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Open Access Highly Accessed Research article

Tobacco smoking predicts depression and poorer quality of life in heart disease

Lesley Stafford126*, Michael Berk3456 and Henry J Jackson2

Author Affiliations

1 Centre for Women’s Mental Health, Royal Women’s Hospital, Parkville, Australia

2 Melbourne School of Psychological Sciences, University of Melbourne, Melbourne, Australia

3 School of Medicine, Deakin University, Deakin, Australia

4 ORYGEN Youth Health, Parkville, Australia

5 Mental Health Research Institute, Parkville, Australia

6 Department of Psychiatry, University of Melbourne, Melbourne, Australia

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BMC Cardiovascular Disorders 2013, 13:35  doi:10.1186/1471-2261-13-35

Published: 24 May 2013

Abstract

Background

We report on the prospective association between smoking and depression and health-related quality of life (HRQOL) in patients with coronary artery disease (CAD).

Methods

Prospective study of 193 patients with assessment of depression occurring 3-, 6- and 9- months (T1, 2, and 3, respectively) following discharge from hospital for a cardiac event. HRQOL was assessed at T3. T1 depression was assessed by clinical interview; T2 and T3 depression was assessed by self-report. Smoking at time of cardiac event was assessed by self-report. Multivariate analyses controlled for known demographic, psychosocial and clinical correlates of depression.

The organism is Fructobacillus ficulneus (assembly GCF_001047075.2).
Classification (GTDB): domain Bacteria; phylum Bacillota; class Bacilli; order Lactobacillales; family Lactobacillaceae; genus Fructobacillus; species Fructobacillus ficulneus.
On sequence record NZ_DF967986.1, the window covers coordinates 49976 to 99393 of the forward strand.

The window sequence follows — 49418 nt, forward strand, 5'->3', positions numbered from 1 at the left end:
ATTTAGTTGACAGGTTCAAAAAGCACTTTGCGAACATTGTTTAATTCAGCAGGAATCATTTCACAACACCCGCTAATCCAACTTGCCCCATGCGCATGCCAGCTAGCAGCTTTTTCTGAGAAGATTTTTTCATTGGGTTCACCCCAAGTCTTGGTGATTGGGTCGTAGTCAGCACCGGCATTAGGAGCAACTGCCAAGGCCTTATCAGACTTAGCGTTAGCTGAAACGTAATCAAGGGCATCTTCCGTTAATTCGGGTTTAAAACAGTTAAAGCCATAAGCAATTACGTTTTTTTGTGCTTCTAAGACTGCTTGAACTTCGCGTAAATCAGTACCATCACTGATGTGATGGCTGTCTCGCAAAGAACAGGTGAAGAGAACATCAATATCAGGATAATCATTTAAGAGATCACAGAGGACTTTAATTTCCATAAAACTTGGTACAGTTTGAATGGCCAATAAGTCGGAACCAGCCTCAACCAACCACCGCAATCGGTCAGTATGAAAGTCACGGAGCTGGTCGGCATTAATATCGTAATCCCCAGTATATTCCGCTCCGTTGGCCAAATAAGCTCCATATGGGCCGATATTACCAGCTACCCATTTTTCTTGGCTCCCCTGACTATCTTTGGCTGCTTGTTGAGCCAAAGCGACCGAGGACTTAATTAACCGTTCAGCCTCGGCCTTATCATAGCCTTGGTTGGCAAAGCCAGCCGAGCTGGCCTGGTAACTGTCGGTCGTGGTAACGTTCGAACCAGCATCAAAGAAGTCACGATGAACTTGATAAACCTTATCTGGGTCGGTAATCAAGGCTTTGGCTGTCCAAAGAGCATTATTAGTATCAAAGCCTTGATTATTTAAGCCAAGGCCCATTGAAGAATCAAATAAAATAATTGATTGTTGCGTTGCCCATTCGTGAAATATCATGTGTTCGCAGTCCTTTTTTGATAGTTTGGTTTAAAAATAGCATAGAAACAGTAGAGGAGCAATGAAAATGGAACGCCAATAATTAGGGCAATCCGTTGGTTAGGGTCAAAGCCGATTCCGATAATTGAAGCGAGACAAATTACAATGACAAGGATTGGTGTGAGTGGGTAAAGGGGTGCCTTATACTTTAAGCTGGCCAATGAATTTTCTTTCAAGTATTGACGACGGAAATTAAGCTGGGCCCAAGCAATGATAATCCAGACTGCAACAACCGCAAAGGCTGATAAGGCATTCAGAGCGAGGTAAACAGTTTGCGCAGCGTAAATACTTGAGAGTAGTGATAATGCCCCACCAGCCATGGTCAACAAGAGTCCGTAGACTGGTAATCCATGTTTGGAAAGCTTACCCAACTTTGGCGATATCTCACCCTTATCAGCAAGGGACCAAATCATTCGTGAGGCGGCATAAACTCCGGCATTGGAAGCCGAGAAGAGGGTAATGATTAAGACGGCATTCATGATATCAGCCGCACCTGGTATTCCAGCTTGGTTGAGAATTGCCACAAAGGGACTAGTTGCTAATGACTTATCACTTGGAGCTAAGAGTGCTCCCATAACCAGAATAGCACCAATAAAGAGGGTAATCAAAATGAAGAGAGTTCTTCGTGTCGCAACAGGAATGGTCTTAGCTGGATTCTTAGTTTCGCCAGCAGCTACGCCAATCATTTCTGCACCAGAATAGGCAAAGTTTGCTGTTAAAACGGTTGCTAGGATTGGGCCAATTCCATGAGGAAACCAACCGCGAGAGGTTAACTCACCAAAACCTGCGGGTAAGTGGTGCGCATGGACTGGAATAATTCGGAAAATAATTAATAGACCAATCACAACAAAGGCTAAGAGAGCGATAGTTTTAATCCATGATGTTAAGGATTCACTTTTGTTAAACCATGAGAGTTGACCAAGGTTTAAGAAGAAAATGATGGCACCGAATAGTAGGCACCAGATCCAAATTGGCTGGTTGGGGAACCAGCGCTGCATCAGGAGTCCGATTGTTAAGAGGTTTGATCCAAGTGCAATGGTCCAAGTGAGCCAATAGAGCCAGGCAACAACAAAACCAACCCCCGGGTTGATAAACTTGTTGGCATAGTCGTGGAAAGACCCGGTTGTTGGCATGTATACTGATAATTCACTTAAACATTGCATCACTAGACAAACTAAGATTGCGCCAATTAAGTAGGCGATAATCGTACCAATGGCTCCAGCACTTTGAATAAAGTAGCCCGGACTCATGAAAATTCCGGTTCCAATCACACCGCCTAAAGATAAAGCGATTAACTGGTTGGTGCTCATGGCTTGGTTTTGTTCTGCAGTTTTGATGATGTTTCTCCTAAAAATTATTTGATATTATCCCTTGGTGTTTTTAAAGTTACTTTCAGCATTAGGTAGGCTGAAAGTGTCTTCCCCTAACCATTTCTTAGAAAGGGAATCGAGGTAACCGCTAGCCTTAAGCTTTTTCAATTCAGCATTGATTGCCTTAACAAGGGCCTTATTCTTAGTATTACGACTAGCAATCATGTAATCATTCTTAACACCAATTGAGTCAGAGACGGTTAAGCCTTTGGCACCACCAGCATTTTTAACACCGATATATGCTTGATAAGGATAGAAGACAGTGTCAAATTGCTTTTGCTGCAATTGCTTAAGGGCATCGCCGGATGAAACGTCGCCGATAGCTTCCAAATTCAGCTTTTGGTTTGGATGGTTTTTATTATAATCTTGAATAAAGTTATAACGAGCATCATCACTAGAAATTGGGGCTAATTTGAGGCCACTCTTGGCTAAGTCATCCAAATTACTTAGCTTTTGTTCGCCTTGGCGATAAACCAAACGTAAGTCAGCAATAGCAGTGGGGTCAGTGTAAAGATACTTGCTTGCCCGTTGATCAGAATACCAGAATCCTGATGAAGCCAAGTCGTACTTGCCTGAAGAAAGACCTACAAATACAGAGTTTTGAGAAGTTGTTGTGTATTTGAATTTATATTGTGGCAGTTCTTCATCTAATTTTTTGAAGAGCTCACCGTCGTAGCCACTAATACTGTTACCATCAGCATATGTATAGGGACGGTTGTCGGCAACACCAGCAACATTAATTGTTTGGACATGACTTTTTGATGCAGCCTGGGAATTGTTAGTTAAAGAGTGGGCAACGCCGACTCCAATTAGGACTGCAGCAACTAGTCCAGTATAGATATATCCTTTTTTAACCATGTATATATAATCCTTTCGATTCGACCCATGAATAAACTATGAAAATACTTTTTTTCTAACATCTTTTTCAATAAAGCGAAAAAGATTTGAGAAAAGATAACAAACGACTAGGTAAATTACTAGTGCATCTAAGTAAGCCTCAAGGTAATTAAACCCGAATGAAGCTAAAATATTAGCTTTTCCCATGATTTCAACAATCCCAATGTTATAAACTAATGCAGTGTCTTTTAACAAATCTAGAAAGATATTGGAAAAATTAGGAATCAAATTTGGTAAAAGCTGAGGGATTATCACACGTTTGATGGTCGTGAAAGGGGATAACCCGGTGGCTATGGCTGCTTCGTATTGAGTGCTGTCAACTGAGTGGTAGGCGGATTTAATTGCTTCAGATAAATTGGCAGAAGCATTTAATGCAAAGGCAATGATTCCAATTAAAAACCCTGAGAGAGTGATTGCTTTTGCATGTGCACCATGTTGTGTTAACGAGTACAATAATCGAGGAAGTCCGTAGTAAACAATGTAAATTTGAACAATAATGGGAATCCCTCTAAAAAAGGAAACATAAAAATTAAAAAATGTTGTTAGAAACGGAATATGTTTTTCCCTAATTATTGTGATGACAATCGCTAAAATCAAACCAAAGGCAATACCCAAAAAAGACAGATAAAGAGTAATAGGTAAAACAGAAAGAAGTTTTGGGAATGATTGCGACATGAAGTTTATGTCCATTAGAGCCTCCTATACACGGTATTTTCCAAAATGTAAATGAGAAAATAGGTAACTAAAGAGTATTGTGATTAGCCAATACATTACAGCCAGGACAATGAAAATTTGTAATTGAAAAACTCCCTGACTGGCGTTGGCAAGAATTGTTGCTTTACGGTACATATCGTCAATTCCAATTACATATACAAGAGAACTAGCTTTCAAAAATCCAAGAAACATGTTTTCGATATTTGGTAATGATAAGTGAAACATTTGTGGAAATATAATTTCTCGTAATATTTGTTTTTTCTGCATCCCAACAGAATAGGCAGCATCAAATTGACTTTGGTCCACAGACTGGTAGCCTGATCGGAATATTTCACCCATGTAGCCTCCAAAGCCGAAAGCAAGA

Results

Smoking at the time of index cardiac event increased the likelihood of being diagnosed with Major Depressive Disorder (MDD) at T1 by 4.30 [95% CI, 1.12-16.46; p < .05]. The likelihood of receiving a diagnosis of minor depression, dysthymia or MDD as a combined group was increased by 8.03 [95% CI, 2.35-27.46; p < .01]. Smoking did not reliably predict depression at T2 or T3 and did not reliably predict persistent depression. Smoking increased the likelihood of being classified as depressed according to study criteria at least once during the study period by 5.19 [95% CI, 1.51-17.82; p < .01]. Smoking independently predicted worse mental HRQOL.

Conclusions

The findings support a role for smoking as an independent predictor of depression in CAD patients, particularly in the first 3 months post-cardiac event. The well-established imperative to encourage smoking cessation in these patients is augmented and the findings may add to the evidence for smoking cessation campaigns in the primary prevention of depression.

Keywords:
Coronary artery disease; Depression; Smoking; Quality of life